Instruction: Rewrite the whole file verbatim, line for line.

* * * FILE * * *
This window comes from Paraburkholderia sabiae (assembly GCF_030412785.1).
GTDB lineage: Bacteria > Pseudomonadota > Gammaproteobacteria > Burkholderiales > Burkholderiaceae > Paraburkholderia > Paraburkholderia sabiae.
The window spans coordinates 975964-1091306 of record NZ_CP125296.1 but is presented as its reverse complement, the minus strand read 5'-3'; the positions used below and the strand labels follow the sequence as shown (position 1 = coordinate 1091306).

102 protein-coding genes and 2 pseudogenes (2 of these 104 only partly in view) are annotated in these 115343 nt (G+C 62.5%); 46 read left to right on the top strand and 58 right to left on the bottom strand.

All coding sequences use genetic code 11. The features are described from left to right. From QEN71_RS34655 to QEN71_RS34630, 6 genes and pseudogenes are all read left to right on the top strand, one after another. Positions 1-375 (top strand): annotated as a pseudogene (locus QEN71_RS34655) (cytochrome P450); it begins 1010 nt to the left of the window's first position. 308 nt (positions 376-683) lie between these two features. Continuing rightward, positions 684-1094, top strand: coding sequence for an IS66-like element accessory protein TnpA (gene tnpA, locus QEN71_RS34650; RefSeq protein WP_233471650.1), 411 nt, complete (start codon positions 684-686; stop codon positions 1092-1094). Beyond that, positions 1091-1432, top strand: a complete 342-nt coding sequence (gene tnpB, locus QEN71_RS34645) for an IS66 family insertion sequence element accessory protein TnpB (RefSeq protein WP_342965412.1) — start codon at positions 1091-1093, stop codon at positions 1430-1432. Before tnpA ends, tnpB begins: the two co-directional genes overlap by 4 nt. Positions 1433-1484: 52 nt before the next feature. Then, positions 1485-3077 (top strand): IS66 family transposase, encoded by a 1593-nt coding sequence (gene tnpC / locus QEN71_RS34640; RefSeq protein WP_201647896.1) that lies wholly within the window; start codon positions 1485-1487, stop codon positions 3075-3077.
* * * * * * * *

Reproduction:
This window comes from Paraburkholderia sabiae (assembly GCF_030412785.1).
GTDB lineage: Bacteria > Pseudomonadota > Gammaproteobacteria > Burkholderiales > Burkholderiaceae > Paraburkholderia > Paraburkholderia sabiae.
The window spans coordinates 975964-1091306 of record NZ_CP125296.1 but is presented as its reverse complement, the minus strand read 5'-3'; the positions used below and the strand labels follow the sequence as shown (position 1 = coordinate 1091306).

102 protein-coding genes and 2 pseudogenes (2 of these 104 only partly in view) are annotated in these 115343 nt (G+C 62.5%); 46 read left to right on the top strand and 58 right to left on the bottom strand.

All coding sequences use genetic code 11. The features are described from left to right. From QEN71_RS34655 to QEN71_RS34630, 6 genes and pseudogenes are all read left to right on the top strand, one after another. Positions 1-375 (top strand): annotated as a pseudogene (locus QEN71_RS34655) (cytochrome P450); it begins 1010 nt to the left of the window's first position. 308 nt (positions 376-683) lie between these two features. Continuing rightward, positions 684-1094, top strand: coding sequence for an IS66-like element accessory protein TnpA (gene tnpA, locus QEN71_RS34650; RefSeq protein WP_233471650.1), 411 nt, complete (start codon positions 684-686; stop codon positions 1092-1094). Beyond that, positions 1091-1432, top strand: a complete 342-nt coding sequence (gene tnpB, locus QEN71_RS34645) for an IS66 family insertion sequence element accessory protein TnpB (RefSeq protein WP_342965412.1) — start codon at positions 1091-1093, stop codon at positions 1430-1432. Before tnpA ends, tnpB begins: the two co-directional genes overlap by 4 nt. Positions 1433-1484: 52 nt before the next feature. Then, positions 1485-3077 (top strand): IS66 family transposase, encoded by a 1593-nt coding sequence (gene tnpC / locus QEN71_RS34640; RefSeq protein WP_201647896.1) that lies wholly within the window; start codon positions 1485-1487, stop codon positions 3075-3077.